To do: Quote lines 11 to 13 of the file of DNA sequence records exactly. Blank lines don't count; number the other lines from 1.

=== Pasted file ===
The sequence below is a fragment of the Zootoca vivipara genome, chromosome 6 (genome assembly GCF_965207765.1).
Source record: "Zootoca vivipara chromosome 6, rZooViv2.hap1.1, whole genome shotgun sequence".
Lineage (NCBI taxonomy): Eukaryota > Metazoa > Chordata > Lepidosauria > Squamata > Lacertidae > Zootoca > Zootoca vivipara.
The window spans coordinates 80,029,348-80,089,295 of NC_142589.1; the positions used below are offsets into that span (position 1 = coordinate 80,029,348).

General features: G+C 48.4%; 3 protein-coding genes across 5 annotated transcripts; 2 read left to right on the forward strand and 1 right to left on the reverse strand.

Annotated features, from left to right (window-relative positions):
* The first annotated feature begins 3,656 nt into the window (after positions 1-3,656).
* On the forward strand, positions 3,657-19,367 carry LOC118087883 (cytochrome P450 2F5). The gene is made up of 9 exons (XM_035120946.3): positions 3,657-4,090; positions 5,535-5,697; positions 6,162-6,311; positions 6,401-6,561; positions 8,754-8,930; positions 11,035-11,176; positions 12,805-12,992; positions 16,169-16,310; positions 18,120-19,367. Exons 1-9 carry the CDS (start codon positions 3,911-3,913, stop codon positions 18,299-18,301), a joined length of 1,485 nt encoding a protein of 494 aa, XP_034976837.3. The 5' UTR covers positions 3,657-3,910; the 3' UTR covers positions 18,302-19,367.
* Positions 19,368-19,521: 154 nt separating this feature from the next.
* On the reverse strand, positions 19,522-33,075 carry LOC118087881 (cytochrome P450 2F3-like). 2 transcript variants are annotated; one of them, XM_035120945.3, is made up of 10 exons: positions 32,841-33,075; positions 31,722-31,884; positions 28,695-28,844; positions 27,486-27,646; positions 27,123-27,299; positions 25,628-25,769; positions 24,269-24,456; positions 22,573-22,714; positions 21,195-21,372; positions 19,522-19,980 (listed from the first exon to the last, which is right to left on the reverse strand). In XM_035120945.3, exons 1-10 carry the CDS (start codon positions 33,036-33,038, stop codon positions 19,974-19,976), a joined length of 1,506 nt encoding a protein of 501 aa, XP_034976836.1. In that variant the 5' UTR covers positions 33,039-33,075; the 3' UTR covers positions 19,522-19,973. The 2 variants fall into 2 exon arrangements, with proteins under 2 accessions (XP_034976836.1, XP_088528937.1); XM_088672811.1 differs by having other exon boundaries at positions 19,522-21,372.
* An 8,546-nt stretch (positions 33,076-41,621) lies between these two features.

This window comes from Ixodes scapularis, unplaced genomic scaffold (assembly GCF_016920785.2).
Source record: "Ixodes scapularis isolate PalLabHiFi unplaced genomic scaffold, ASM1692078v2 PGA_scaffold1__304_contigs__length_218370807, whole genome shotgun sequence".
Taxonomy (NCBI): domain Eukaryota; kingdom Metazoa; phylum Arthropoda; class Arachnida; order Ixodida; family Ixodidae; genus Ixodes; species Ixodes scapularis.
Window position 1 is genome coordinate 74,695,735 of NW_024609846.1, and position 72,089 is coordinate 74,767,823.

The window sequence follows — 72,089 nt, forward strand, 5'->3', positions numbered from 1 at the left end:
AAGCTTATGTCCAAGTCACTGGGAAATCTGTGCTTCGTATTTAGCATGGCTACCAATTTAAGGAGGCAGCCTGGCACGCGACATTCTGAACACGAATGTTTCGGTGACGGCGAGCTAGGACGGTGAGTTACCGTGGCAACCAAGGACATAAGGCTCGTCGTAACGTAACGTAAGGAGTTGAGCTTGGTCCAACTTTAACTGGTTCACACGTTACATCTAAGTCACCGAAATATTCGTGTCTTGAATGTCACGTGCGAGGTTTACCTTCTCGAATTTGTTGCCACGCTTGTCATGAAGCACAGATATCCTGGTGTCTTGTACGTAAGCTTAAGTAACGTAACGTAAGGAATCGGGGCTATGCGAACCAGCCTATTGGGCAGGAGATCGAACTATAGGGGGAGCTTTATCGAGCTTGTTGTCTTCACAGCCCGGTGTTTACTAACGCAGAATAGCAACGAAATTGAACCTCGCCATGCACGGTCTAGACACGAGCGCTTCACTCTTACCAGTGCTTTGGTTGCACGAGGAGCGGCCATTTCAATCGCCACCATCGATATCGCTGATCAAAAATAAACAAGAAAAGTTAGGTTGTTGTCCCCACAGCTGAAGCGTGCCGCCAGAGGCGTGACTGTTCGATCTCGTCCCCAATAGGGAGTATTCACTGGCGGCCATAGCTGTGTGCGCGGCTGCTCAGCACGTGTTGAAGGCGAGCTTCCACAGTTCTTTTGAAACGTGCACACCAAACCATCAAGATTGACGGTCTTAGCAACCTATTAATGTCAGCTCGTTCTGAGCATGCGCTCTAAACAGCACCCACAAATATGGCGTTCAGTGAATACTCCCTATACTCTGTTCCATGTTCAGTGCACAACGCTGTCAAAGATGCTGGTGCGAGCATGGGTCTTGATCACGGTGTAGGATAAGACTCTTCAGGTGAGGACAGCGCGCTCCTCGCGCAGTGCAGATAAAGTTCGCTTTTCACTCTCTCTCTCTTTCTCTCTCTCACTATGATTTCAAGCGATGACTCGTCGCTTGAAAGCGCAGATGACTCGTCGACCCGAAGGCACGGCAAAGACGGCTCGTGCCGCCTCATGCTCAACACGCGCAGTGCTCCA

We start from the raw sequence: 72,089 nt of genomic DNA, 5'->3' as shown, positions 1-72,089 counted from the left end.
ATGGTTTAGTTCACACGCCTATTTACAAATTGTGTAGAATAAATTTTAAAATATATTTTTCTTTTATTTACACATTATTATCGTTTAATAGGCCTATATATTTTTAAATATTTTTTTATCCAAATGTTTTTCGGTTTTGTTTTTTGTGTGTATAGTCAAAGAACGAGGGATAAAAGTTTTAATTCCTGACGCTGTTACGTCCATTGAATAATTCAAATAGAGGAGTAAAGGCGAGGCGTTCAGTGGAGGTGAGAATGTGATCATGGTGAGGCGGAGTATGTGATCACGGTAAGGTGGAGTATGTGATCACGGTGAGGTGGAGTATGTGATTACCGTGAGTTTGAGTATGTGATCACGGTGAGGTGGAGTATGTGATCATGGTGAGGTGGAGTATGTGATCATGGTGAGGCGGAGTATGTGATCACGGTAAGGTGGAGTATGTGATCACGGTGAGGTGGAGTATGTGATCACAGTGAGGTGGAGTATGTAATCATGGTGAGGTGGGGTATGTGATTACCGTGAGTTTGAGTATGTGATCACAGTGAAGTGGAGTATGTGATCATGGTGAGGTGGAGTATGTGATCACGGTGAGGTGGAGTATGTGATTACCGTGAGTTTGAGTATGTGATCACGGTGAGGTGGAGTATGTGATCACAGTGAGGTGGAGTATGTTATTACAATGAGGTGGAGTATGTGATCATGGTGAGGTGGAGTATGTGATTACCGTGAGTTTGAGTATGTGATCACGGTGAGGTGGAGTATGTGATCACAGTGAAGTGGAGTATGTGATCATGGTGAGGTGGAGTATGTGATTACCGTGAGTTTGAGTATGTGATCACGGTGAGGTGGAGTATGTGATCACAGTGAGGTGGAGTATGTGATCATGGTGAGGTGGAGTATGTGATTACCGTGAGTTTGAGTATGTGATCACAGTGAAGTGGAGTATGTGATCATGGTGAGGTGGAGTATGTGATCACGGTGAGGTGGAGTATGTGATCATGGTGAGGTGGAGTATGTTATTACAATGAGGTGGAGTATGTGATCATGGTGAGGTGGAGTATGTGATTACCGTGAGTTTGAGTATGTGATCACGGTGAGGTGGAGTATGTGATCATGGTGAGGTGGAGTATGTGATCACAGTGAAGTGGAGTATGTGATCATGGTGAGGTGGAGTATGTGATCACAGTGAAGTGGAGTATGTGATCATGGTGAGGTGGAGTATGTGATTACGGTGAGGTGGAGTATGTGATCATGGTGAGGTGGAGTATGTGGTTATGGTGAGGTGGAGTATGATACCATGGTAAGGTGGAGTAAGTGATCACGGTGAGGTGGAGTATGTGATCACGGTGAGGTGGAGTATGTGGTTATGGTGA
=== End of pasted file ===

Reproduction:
* An 8,546-nt stretch (positions 33,076-41,621) lies between these two features.

This window comes from Ixodes scapularis, unplaced genomic scaffold (assembly GCF_016920785.2).
Source record: "Ixodes scapularis isolate PalLabHiFi unplaced genomic scaffold, ASM1692078v2 PGA_scaffold1__304_contigs__length_218370807, whole genome shotgun sequence".